A description will be made of experiments with respect to a relative angular position between the inlet port 531 and the throttle valve shaft 62. The experiments were carried out using the same hot-wire air-flow meter as the above-mentioned except that the angular position of the throttle valve shaft 62 relative to the inlet port 531 of the bypass air passage 53 can be set freely, under the condition that air flows into the main air passage 52 uniformly. Measurements were made of output voltage, and observed, when the air-flow rate was set to 200 Kg/h and the relative angular position or angle .theta.1 as shown in FIG. 3 of the throttle valve shaft 62 with respect to the inlet port 53 of the by-pass air passage 52 was varied. The results are shown in FIG. 4 to 6. FIG. 4 shows the relationship between output voltage with respect to the relative angular position .theta.1. The real air-flow rate was detected when the air inlet port 531 of the bypass passage 53 was located on the axial center line of the throttle valve 6. However, if the relative angular position .theta.1 was varied, an error began to emerge in the vicinity of 45.degree. and became a maximum at 90.degree.. If the relative angular position .theta.1 was varied further, the error became gradually smaller, and the real air-flow rate was measured again from around 135.degree.. FIGS. 5 and 6 show the results of observations of the waveform of the output voltage when the relative angular position .theta.1 is 0.degree. (180.degree.) and 90.degree., respectively. These FIGS. 5 and 6 show that pulsations were large at 90.degree. where the output voltage was high and the error was large. Accordingly, the permissible range of .theta.1 is 0.degree.-45.degree. and 135.degree.-180.degree., that is to say, the inclination angle of the throttle valve shaft 62 to the line connecting the central axis of the inlet port 531 and the central axis of the ring 51 is at most 45.degree..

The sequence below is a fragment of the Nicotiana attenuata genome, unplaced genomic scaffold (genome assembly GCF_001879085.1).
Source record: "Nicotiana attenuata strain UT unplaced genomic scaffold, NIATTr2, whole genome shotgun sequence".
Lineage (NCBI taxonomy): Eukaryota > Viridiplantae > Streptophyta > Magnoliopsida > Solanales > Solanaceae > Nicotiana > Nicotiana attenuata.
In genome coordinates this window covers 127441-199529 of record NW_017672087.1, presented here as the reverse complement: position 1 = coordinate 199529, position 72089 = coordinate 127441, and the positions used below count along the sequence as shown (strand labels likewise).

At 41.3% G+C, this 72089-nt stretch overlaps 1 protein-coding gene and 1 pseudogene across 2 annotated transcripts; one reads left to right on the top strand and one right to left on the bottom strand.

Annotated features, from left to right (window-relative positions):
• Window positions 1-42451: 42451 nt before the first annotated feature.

The outlet port 535 of the bypass air passage 53 is disposed in a perpendicular direction to the throttle valve shaft 62. The throttle valve opening at the position is larger than the other position and influence of the pressure in the air flow by the throttle valve 6 is small compared with the other position.

Next, on the basis of the results of these experiments, a study was made of the relationship between air-flow direction and the output voltage in which the air inlet port 531 of the bypass passage 53 was positioned on the axial center line of the throttle valve shaft 62. The experiments were conducted at an air-flow rate of 200 Kg/h, using such apparatus that the bent duct 3 is mounted on the hot-wire air-flow meter 5 so that its position can be freely varied with respect to the hot-wire air-flow meter 5. In the experiments the axial centers of the inlet port 531 of the bypass passage 53 and the throttle valve shaft 62 were aligned and only the angular position of the bent duct 3 was varied. The relative angular position .theta.2 of the duct 3 is measured using, as a reference (.theta.2=0), a line 8 perpendicular to the line connecting the central axis of the inlet port 531 and the central axis of the ring 51. The output voltage was measured, and the waveform of the output voltage was observed. The results of the experiments are shown in FIGS. 7 to 9. The output voltage was high and the error largest when a plane on which the axis of the bent duct 3 is disposed was aligned to the reference line 8 namely, the throttle valve shaft 62 was perpendicular to the air flow. When the relative angular position of the duct 3 was gradually varied, the output voltage dropped gradually, and measurement of the real air-flow rate was obtained at 90.degree. and 270.degree.. If experimental error is taken into consideration, the permissible range of .theta.2 is 45.degree.-135.degree. or 230.degree.-315.degree.. The waveforms of the output voltage during this time are shown in FIGS. 7 to 9. The pulsations were minimal when .theta.2 was 90.degree. (FIGS. 7), detecting the real air-flow rate, while large pulsations occurred when .theta.2 was 0.degree. and 180.degree. (FIGS. 8 and 9).

As described above, the present invention has the effect that an inexpensive and compact hot-wire air-flow meter, integrated with a throttle valve, and having an excellent mounting efficiency can be mounted on an internal-combustion engine to provide an accuracy equivalent to that of a conventional separate meter, even if a bent duct is provided upstream of the air-flow meter.